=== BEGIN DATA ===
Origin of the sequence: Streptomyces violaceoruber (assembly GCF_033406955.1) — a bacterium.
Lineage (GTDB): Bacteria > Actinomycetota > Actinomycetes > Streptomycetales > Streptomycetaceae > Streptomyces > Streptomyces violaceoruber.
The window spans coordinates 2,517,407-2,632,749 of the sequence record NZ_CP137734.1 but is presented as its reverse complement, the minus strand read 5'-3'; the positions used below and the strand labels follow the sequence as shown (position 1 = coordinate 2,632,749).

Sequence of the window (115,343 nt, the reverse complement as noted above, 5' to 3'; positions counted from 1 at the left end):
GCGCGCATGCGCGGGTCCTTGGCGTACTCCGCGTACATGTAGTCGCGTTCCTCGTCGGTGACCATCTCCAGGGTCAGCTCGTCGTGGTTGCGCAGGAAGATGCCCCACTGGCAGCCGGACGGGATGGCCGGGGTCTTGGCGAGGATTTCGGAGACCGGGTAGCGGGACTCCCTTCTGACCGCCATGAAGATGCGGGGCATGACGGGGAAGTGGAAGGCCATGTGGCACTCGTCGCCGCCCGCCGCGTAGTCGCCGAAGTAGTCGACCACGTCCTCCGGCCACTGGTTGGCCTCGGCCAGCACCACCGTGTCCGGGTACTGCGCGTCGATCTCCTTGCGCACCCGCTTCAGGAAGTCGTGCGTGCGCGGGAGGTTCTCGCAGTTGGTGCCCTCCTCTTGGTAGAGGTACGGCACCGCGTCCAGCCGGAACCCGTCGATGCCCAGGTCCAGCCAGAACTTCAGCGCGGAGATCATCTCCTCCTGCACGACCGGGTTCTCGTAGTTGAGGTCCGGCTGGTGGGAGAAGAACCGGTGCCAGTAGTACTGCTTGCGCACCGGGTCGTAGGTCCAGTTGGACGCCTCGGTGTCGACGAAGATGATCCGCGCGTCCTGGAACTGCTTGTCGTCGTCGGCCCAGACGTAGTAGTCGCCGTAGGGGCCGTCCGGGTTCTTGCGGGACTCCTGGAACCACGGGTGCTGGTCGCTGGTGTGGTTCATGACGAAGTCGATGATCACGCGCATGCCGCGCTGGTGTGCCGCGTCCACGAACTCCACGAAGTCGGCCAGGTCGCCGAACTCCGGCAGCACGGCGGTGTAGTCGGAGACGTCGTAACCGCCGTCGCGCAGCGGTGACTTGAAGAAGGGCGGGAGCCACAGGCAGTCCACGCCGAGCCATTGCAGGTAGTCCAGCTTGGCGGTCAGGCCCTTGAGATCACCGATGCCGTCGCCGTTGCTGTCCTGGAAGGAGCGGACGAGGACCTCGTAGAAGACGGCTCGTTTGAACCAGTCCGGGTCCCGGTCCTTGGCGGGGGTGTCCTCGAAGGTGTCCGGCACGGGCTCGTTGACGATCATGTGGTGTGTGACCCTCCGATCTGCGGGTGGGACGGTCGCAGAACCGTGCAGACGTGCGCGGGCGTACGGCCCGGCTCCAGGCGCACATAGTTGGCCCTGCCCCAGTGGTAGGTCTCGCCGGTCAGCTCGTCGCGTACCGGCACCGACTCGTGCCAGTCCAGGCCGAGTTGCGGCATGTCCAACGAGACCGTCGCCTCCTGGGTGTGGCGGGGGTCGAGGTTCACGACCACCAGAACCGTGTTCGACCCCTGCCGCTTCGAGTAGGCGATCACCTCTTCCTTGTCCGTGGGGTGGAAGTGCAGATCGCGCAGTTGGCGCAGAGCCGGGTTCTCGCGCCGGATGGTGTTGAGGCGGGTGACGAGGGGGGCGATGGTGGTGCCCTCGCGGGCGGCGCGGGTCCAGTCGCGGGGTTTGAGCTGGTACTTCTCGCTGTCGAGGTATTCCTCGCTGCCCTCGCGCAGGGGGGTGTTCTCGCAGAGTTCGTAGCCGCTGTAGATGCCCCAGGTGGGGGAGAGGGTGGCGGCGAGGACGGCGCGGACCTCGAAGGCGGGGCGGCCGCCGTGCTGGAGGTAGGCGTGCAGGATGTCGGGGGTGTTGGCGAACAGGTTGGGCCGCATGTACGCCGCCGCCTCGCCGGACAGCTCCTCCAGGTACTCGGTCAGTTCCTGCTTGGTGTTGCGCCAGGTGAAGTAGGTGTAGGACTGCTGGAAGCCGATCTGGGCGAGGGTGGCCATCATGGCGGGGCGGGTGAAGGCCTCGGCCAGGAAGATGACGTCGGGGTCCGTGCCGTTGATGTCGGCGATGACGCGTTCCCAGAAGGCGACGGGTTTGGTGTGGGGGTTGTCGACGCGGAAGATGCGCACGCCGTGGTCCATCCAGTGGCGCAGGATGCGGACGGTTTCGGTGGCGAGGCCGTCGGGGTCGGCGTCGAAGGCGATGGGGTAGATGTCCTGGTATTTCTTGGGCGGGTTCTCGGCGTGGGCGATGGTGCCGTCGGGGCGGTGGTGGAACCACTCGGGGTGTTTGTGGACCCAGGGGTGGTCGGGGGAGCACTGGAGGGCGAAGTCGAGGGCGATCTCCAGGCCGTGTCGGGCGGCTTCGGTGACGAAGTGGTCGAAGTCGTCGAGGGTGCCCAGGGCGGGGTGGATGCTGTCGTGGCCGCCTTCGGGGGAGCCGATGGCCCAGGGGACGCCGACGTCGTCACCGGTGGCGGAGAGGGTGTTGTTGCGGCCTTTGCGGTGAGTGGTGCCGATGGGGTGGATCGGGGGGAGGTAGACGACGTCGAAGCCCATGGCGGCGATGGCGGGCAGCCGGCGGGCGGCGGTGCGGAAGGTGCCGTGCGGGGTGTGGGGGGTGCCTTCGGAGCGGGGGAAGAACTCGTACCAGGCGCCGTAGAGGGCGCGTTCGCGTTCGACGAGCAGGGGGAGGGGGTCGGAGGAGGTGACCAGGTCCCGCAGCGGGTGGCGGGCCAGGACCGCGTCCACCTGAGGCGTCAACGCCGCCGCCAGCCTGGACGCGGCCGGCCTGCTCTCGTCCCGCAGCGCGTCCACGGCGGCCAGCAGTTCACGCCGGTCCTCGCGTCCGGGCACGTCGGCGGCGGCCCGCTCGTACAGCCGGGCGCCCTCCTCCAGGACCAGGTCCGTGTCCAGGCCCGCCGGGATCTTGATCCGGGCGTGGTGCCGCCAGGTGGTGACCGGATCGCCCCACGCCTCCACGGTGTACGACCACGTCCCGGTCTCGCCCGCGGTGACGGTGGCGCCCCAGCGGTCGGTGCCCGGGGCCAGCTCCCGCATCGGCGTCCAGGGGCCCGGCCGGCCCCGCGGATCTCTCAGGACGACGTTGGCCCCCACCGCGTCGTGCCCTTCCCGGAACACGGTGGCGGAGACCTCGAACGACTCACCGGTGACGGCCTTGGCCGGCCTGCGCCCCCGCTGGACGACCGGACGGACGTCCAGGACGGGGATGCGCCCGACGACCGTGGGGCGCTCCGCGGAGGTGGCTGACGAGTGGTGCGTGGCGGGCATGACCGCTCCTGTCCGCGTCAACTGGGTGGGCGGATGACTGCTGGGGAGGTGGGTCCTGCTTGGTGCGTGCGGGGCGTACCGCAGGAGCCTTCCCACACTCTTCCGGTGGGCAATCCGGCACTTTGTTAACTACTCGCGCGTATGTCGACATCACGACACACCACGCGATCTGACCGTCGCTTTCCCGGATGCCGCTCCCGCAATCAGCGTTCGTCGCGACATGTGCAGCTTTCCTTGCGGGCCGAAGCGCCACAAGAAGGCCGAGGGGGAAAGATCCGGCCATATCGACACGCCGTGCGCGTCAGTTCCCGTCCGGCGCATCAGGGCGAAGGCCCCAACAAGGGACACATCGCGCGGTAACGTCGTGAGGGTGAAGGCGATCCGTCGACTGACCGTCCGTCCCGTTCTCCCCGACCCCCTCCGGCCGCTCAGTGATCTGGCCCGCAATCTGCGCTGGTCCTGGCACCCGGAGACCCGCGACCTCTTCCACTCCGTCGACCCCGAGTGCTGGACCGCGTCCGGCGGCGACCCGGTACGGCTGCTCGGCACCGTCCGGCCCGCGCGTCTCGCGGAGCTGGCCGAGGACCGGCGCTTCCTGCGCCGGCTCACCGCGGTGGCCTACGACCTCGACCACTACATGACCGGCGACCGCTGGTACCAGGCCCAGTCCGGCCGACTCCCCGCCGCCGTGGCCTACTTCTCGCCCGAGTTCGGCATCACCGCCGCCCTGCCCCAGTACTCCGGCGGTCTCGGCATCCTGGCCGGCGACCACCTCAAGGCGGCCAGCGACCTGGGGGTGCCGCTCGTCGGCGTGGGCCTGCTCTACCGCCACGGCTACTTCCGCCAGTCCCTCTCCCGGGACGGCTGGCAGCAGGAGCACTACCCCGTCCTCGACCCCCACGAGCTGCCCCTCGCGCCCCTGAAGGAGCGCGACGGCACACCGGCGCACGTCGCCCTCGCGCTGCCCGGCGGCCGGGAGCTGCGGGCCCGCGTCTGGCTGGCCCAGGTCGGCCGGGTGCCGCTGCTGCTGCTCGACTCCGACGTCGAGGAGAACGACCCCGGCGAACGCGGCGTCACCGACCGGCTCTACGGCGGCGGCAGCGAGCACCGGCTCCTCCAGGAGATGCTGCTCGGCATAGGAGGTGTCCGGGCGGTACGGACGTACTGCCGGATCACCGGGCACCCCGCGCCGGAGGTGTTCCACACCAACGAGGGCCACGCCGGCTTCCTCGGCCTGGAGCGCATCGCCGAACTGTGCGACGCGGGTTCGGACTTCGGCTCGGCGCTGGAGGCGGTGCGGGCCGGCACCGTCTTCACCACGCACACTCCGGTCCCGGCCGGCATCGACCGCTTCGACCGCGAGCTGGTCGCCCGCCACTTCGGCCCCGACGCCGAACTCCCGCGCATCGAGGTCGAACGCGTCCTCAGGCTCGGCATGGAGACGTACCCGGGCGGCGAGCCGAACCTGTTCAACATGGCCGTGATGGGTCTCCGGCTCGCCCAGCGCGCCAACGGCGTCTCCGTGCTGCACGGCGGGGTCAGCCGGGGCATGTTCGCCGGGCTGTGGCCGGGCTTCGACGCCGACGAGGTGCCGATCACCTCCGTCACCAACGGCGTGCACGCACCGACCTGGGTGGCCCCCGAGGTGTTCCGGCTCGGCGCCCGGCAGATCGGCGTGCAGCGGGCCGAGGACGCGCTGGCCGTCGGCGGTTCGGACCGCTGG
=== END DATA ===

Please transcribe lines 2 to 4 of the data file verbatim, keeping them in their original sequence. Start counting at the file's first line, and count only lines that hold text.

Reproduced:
Lineage (GTDB): Bacteria > Actinomycetota > Actinomycetes > Streptomycetales > Streptomycetaceae > Streptomyces > Streptomyces violaceoruber.
The window spans coordinates 2,517,407-2,632,749 of the sequence record NZ_CP137734.1 but is presented as its reverse complement, the minus strand read 5'-3'; the positions used below and the strand labels follow the sequence as shown (position 1 = coordinate 2,632,749).

Sequence of the window (115,343 nt, the reverse complement as noted above, 5' to 3'; positions counted from 1 at the left end):